Sends a signal to a list of processes. Returns the number of processes successfully signaled (which is not necessarily the same as the number actually killed).
$cnt = kill 1, $child1, $child2; kill 9, @goners;
If SIGNAL is zero, no signal is sent to the process, but the kill(2) system call will check whether it's possible to send a signal to it (that means, to be brief, that the process is owned by the same user, or we are the super-user). This is a useful way to check that a child process is alive (even if only as a zombie) and hasn't changed its UID. See perlport for notes on the portability of this construct.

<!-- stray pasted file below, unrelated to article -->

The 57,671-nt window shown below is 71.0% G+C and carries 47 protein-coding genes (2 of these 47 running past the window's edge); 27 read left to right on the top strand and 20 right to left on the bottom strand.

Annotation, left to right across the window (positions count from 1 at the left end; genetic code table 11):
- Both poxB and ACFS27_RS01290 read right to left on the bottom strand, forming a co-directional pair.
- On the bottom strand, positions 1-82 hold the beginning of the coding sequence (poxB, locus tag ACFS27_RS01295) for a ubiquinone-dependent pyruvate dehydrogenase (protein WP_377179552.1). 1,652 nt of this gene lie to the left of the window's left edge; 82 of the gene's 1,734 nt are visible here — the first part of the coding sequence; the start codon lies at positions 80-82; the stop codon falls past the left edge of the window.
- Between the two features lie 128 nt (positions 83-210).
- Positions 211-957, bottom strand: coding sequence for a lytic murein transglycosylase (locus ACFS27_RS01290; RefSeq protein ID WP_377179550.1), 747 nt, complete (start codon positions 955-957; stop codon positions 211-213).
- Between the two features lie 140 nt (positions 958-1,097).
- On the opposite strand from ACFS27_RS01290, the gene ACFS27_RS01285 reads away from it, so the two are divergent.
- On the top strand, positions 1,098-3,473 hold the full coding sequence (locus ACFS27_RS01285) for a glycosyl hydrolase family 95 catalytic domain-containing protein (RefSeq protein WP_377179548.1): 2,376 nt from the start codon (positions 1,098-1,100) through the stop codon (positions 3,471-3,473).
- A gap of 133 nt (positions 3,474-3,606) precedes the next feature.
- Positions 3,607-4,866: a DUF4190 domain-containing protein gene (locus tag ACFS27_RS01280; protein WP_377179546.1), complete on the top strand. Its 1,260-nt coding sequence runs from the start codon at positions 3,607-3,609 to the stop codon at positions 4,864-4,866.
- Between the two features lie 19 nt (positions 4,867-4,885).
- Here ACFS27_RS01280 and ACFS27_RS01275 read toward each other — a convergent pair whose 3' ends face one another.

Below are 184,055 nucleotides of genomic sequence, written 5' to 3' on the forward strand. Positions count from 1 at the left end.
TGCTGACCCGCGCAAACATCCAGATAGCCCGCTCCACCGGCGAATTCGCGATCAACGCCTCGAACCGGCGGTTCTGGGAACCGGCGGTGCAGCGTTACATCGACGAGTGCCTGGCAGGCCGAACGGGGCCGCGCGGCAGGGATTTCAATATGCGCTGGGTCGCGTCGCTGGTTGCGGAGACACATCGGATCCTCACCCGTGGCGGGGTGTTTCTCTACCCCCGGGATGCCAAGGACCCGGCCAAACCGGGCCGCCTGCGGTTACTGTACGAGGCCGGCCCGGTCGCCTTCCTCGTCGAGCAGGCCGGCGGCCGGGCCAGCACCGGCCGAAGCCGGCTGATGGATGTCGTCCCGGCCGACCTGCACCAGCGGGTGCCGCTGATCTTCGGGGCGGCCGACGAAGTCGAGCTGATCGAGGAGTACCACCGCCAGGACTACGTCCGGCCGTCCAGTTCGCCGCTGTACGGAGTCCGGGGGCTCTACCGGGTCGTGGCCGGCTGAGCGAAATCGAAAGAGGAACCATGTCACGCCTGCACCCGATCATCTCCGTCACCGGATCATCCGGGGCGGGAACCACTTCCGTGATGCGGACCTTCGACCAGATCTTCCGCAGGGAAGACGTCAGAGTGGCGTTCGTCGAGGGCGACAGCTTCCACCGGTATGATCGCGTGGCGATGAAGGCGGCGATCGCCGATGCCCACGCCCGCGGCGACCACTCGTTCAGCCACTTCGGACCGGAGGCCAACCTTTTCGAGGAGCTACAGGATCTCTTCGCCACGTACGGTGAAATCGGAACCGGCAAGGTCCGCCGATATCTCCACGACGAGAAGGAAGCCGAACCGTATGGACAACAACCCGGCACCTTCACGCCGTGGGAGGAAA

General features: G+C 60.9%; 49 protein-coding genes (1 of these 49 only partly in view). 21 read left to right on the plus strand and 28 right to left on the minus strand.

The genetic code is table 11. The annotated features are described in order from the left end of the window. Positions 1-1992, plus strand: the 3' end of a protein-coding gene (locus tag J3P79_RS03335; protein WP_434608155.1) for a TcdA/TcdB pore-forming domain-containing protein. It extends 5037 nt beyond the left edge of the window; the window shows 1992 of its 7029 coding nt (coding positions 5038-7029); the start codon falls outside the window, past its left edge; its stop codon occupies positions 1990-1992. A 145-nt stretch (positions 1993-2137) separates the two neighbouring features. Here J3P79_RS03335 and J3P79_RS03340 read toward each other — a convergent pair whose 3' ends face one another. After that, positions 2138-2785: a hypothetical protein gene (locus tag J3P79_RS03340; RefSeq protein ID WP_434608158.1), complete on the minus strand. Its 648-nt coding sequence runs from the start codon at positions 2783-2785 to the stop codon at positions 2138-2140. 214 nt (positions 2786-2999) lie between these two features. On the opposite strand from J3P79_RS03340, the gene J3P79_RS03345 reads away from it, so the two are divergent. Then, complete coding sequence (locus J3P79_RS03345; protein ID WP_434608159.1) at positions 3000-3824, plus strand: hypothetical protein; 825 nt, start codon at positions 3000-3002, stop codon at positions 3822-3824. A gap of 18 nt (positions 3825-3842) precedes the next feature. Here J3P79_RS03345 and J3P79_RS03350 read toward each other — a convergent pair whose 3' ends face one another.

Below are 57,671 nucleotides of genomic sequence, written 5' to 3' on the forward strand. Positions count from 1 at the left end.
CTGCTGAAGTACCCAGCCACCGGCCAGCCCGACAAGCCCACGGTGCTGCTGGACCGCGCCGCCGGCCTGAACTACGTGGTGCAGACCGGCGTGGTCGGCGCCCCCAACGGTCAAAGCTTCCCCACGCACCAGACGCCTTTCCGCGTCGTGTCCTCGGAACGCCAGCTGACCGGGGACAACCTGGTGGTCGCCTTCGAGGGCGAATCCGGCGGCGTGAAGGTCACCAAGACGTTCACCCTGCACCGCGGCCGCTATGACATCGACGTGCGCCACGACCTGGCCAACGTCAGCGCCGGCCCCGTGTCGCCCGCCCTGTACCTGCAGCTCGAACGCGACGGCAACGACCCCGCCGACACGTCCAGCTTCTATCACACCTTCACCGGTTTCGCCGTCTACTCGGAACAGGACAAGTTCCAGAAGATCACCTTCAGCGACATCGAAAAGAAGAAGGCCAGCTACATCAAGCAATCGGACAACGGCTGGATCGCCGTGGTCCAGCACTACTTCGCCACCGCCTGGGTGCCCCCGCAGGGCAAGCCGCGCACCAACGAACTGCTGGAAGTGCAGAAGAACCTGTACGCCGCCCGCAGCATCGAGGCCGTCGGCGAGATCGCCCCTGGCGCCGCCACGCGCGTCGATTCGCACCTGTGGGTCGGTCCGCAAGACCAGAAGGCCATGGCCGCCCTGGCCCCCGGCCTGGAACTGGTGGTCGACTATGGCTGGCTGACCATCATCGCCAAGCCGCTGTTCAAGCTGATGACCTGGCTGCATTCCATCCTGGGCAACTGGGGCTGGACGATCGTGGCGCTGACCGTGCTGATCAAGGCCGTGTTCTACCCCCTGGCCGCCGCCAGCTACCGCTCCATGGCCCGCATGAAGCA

Unlike in the shell, if SIGNAL is negative, it kills process groups instead of processes. (On System V, a negative PROCESS number will also kill process groups, but that's not portable.) That means you usually want to use positive not negative signals. You may also use a signal name in quotes.
See "Signals" in perlipc for more details.